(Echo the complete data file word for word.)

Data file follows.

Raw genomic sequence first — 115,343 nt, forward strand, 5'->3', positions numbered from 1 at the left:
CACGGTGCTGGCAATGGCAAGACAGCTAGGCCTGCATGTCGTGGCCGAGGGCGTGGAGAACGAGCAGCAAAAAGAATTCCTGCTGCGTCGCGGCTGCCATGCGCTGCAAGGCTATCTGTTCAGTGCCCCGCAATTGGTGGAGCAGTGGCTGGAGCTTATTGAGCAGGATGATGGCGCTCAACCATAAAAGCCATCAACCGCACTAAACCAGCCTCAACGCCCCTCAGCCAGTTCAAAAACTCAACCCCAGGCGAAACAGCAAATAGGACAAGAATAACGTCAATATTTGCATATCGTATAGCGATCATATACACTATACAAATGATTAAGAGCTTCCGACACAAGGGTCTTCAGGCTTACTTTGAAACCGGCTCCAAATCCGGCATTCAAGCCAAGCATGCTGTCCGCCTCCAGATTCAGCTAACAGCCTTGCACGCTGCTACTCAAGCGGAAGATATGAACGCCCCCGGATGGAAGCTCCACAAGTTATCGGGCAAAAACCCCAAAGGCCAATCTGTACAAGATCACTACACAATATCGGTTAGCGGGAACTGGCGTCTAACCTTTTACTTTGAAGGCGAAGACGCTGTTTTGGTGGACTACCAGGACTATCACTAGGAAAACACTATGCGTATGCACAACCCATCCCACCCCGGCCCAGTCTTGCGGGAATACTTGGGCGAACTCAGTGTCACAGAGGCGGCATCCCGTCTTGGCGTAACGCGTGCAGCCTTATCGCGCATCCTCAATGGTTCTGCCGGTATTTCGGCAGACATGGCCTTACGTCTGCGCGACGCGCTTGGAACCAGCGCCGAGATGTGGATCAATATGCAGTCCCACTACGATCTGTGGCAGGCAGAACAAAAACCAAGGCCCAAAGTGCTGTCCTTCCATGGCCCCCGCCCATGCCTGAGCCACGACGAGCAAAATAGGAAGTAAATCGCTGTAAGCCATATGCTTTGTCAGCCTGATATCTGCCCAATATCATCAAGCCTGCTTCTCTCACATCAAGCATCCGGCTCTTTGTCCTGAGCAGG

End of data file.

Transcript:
Raw genomic sequence first — 115,343 nt, forward strand, 5'->3', positions numbered from 1 at the left:
CACGGTGCTGGCAATGGCAAGACAGCTAGGCCTGCATGTCGTGGCCGAGGGCGTGGAGAACGAGCAGCAAAAAGAATTCCTGCTGCGTCGCGGCTGCCATGCGCTGCAAGGCTATCTGTTCAGTGCCCCGCAATTGGTGGAGCAGTGGCTGGAGCTTATTGAGCAGGATGATGGCGCTCAACCATAAAAGCCATCAACCGCACTAAACCAGCCTCAACGCCCCTCAGCCAGTTCAAAAACTCAACCCCAGGCGAAACAGCAAATAGGACAAGAATAACGTCAATATTTGCATATCGTATAGCGATCATATACACTATACAAATGATTAAGAGCTTCCGACACAAGGGTCTTCAGGCTTACTTTGAAACCGGCTCCAAATCCGGCATTCAAGCCAAGCATGCTGTCCGCCTCCAGATTCAGCTAACAGCCTTGCACGCTGCTACTCAAGCGGAAGATATGAACGCCCCCGGATGGAAGCTCCACAAGTTATCGGGCAAAAACCCCAAAGGCCAATCTGTACAAGATCACTACACAATATCGGTTAGCGGGAACTGGCGTCTAACCTTTTACTTTGAAGGCGAAGACGCTGTTTTGGTGGACTACCAGGACTATCACTAGGAAAACACTATGCGTATGCACAACCCATCCCACCCCGGCCCAGTCTTGCGGGAATACTTGGGCGAACTCAGTGTCACAGAGGCGGCATCCCGTCTTGGCGTAACGCGTGCAGCCTTATCGCGCATCCTCAATGGTTCTGCCGGTATTTCGGCAGACATGGCCTTACGTCTGCGCGACGCGCTTGGAACCAGCGCCGAGATGTGGATCAATATGCAGTCCCACTACGATCTGTGGCAGGCAGAACAAAAACCAAGGCCCAAAGTGCTGTCCTTCCATGGCCCCCGCCCATGCCTGAGCCACGACGAGCAAAATAGGAAGTAAATCGCTGTAAGCCATATGCTTTGTCAGCCTGATATCTGCCCAATATCATCAAGCCTGCTTCTCTCACATCAAGCATCCGGCTCTTTGTCCTGAGCAGG